Groups Call on FDA To Boost Medical Device Registries
September 3, 2014 in News
The recommendations were submitted by:
- The Blue Cross and Blue Shield Association;
- The Pew Charitable Trusts; and
- The Science Infrastructure Center, which is run by Weill Cornell Medical College’s Medical Device Epidemiology Network (Lee, Modern Healthcare, 9/3).
In July 2012, FDA released a proposed rule to create a unique device identification system to track medical devices. Such a system would allow FDA officials to electronically track medical tools and promptly recall any devices that could jeopardize patient safety.
FDA in September 2012 issued a report that outlined the agency’s approach to improving its post-market surveillance system for medical devices, including the creation of a UDI system.
In the report, FDA’s Center for Devices and Radiological Health recommended four initiatives to strengthen the surveillance of medical devices after they enter the market:
- Establishing a UDI system that can be incorporated into electronic health record systems;
- Promoting the creation of national and international registries for certain devices;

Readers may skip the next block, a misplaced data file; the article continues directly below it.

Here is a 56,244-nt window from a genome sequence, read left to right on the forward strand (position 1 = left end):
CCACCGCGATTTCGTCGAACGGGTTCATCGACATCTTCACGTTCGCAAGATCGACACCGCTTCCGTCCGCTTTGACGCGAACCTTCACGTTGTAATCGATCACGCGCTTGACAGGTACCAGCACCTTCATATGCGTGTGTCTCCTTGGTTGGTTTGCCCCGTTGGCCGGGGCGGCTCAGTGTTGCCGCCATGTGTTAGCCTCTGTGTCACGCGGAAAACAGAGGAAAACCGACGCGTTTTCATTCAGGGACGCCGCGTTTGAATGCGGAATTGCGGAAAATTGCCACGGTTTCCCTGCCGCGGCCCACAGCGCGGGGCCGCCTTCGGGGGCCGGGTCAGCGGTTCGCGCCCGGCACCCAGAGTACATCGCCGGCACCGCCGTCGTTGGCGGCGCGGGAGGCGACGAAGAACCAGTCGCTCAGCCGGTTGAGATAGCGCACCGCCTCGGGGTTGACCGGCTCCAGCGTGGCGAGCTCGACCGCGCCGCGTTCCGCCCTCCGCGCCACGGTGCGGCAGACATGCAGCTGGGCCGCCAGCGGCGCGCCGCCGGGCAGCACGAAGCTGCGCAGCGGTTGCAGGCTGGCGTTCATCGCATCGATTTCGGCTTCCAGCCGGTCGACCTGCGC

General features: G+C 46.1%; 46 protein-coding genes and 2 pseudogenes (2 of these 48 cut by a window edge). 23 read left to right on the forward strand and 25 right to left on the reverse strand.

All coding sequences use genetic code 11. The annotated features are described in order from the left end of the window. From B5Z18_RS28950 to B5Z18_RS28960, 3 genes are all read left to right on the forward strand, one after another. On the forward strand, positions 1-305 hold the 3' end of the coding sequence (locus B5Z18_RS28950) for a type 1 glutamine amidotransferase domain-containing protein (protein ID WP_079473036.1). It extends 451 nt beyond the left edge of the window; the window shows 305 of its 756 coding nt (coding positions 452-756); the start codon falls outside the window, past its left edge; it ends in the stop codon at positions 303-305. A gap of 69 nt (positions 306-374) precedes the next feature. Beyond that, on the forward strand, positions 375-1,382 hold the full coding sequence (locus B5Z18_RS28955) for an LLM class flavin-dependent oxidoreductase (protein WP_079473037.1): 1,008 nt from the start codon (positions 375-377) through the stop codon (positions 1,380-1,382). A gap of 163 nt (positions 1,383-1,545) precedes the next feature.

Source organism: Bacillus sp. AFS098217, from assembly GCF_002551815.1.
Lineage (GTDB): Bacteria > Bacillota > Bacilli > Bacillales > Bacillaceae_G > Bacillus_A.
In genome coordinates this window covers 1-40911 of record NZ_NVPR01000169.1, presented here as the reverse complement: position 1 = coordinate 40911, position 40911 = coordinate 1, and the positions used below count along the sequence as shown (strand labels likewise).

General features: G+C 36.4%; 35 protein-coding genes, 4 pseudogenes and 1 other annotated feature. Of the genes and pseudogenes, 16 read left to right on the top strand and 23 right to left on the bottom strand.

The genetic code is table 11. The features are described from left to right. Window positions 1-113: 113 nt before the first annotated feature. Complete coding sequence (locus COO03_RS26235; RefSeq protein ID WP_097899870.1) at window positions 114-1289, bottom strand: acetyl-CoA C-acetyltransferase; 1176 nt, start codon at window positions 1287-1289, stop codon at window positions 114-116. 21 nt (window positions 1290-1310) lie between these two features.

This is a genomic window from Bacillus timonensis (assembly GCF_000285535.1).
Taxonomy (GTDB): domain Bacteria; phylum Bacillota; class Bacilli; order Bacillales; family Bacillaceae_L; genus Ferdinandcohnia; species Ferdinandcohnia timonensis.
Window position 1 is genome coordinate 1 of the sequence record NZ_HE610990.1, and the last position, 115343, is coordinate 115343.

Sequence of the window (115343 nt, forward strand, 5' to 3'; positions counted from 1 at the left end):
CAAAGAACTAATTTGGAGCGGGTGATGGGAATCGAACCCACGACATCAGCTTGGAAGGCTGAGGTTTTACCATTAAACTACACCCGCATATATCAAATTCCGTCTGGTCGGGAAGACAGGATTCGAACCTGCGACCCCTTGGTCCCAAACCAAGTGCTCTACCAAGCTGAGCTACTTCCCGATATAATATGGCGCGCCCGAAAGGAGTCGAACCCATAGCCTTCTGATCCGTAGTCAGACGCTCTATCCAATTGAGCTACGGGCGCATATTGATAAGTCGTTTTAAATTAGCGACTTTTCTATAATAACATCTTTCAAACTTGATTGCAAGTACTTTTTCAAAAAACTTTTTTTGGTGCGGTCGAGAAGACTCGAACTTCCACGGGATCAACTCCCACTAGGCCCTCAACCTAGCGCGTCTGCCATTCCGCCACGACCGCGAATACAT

- Updating adverse-event reporting and analysis procedures; and
- Developing new methods for evidence generation, synthesis and appraisal.
The report also solicited input and participation from device manufacturers, health care providers, patients, insurers, government agencies and other stakeholders (iHealthBeat, 9/10/12).
Details of Recommendations
In the report released Wednesday, the three organizations cite several objectives for implementing a national system of registries, noting that the UDI system would be the main source of data for a national registry.
According to the report, “The UDI could be used by FDA with its Sentinel surveillance system to proactively query databases — in particular, administrative and insurance claims databases — to locate potential safety issues” (Hall, FierceHealthIT, 9/3).
The groups urge the Office of the National Coordinator for Health IT to require electronic health record systems to collect UDI information under the next round of meaningful use rules (Modern Healthcare, 9/3). Under the 2009 economic stimulus package, providers who demonstrate meaningful use of certified EHRs can qualify for Medicaid and Medicare incentive payments.
Further, to improve the way registries can benefit FDA’s surveillance system, the report recommends:
- Clarifying legal interpretations of provisions regulating registry-related quality improvement initiatives;
- Implementing practices that improve the registry data collection process and reduce the time and cost of reporting;
- Making registry data publicly available;
- Setting criteria to determine whether a registry is the best tool for post-market surveillance; and
- Using registry data to speed up the innovation of medical devices and help meet regulatory responsibilities (Pew release, 9/3).